So, what is the added value of the Christian life? Are Christians better than those choosing to ignore God? No, Christians are not better than anyone else; they still have the same impulses, leaning towards hurting people and immoral behaviour.
However, Christians are better off. Better off because Christians have a power beyond themselves which enable them to do things, which are extremely tough, if not impossible to do themselves.
One of the qualities which differentiate Christians from others is their capacity to be content in whatever circumstances they find themselves in. This is especially important when circumstances are very bad.
After more than two years of the pandemic many of us feel tired — and for good reason. Many have experienced physical illness, bereavement, unemployment, mental health difficulties or isolation. Now there is the horror of war and economic uncertainty.
Can a person enjoy true contentment even when all around you seems to be collapsing? Contentment is an state of being completely at ease, in body, mind and spirit, in whatever situation you find yourself in. Contentment is finding joy in what we already have in our lives, no matter if this is much or little, if the circumstances are favourable or adverse.
I remember taking my daughter to the fairground in town. She immediately pulled me over to the ‘candy floss’ stall, where sugar is spun to a huge, pink cloud on a stick. The vendor asked my daughter, “How is a little girl like you, going to eat such a big candy floss like this. It won’t fit in you!” My daughter replied, “It’s ok. I am much bigger on the inside than on the outside!”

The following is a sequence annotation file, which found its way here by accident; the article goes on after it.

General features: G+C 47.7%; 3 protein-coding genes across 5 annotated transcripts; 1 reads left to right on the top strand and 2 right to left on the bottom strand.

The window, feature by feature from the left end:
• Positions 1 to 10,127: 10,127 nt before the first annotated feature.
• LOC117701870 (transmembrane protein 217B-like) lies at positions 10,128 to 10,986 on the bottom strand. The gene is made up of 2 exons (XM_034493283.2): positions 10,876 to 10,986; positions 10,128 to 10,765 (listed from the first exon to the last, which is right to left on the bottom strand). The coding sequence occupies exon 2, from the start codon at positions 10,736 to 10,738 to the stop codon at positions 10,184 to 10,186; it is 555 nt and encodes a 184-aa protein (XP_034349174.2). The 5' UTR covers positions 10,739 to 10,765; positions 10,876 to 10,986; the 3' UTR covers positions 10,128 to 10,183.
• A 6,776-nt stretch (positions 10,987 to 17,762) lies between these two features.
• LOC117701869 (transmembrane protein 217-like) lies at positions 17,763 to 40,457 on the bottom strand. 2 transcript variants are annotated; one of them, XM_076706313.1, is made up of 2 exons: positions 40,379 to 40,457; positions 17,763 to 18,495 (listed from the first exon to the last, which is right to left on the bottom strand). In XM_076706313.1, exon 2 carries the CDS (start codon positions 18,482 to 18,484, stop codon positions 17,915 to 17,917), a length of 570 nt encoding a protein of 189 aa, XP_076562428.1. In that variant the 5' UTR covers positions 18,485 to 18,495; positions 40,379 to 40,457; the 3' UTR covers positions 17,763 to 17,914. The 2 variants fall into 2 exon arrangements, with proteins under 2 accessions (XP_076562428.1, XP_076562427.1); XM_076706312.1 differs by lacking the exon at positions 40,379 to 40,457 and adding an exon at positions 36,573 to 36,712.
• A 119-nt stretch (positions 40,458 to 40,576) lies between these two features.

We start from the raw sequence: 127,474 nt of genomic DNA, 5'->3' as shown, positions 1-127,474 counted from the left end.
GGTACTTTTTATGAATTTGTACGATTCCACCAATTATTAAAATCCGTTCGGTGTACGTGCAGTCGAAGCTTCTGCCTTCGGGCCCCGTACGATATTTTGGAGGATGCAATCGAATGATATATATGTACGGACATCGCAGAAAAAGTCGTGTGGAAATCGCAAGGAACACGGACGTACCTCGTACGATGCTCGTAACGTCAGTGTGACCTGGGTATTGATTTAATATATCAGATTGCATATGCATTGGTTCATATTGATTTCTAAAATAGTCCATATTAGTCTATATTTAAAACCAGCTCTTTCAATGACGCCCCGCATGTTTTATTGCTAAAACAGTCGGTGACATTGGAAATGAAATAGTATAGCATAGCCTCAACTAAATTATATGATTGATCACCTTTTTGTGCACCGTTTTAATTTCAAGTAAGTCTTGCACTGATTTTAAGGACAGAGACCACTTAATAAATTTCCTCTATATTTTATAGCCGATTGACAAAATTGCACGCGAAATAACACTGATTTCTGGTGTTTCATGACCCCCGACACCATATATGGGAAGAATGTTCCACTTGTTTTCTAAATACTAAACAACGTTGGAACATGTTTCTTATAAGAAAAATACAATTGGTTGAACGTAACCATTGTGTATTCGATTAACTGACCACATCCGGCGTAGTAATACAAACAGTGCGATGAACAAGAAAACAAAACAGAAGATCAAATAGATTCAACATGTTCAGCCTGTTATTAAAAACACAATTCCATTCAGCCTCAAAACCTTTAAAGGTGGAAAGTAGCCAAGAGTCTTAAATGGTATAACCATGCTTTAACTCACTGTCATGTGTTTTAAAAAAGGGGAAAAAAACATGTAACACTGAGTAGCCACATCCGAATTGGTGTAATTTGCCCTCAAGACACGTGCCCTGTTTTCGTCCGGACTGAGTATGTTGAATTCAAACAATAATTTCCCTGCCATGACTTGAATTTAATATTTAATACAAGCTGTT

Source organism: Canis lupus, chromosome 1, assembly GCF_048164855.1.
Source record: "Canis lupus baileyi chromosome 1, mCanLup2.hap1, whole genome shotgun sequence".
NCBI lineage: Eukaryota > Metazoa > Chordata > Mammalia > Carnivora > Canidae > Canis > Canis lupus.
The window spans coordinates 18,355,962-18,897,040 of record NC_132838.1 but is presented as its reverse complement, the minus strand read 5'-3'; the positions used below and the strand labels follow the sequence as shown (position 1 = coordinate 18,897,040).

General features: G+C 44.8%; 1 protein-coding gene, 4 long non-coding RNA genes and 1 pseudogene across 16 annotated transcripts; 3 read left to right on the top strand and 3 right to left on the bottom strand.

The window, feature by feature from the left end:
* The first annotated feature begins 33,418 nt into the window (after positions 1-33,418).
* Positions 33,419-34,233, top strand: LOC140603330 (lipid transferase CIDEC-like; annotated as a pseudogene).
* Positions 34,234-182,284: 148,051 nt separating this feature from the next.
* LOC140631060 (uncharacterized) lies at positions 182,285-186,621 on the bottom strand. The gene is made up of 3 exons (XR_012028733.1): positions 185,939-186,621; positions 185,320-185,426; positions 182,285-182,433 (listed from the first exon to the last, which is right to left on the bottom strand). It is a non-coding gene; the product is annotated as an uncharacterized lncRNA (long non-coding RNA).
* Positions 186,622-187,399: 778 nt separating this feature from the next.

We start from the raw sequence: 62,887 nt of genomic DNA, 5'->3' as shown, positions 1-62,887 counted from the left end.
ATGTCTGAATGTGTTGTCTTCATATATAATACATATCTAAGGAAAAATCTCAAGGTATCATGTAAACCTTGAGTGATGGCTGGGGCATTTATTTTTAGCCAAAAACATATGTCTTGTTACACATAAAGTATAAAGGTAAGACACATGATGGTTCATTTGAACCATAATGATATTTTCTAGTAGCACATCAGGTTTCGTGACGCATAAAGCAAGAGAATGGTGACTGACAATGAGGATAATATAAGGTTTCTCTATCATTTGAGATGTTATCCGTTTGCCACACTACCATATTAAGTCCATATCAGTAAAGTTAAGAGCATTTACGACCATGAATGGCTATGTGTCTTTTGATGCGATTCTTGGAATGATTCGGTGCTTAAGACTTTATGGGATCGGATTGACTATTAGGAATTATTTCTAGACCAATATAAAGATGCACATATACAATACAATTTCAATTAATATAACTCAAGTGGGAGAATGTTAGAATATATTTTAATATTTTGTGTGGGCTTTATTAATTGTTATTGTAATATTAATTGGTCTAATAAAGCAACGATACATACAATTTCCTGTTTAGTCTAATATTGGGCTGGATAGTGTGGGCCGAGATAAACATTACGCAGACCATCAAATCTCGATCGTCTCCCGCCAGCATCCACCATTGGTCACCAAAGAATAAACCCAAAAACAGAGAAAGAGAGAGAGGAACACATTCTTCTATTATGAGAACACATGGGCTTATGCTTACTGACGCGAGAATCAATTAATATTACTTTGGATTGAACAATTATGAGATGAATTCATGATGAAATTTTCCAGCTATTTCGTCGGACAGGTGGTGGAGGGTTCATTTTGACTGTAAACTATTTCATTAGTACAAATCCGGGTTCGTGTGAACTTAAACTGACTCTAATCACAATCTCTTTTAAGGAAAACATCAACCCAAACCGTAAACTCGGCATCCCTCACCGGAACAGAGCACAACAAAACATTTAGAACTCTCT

That typifies the Christian. They are much bigger on the inside than the outside. That’s why the apostle Paul could say, “I have learned in whatever situation I am to be content. I know how to be brought low, and I know how to abound. In any and every circumstance, I have learned the secret of facing plenty and hunger, abundance and need”(Philippians 4:11,12.). I have known want as a boy after my father lost his job, went into debt and then bankruptcy. We had very little tom spend. I have known plenty as a CEO of a spaceflight service business, with a large income.
How can we achieve this state of contentment which is independent of circumstances? The answer was given by Paul (Philippians 4:13). "I can do all things through Christ who gives me strength." I like what Major Ian Thomas, from whom I have learned so much, said: “All you need is what you have; what you have is what He is; you cannot have more; and you do not need to have less.”
I was asked by a friend, “How are you doing?” I answered, “Ok, under the circumstances.” My friend replied, “You are a Christian aren’t you?” I said, “yes!” He reverted, “Then what are you doing under the circumstances? You ought to be above them!”
Christians have Christ living in them, and this makes the difference. This life of Christ in us, enables us to do things which others cannot. Without this external power, trying to lift ourselves up out of tough circumstances can be like trying to lift ourselves using our own shoelaces! It cannot be done.
The Rolling Stones were famous for their complaint, “I can’t get no satisfaction,” no matter how hard they tried! Satisfaction is a wonderful thing!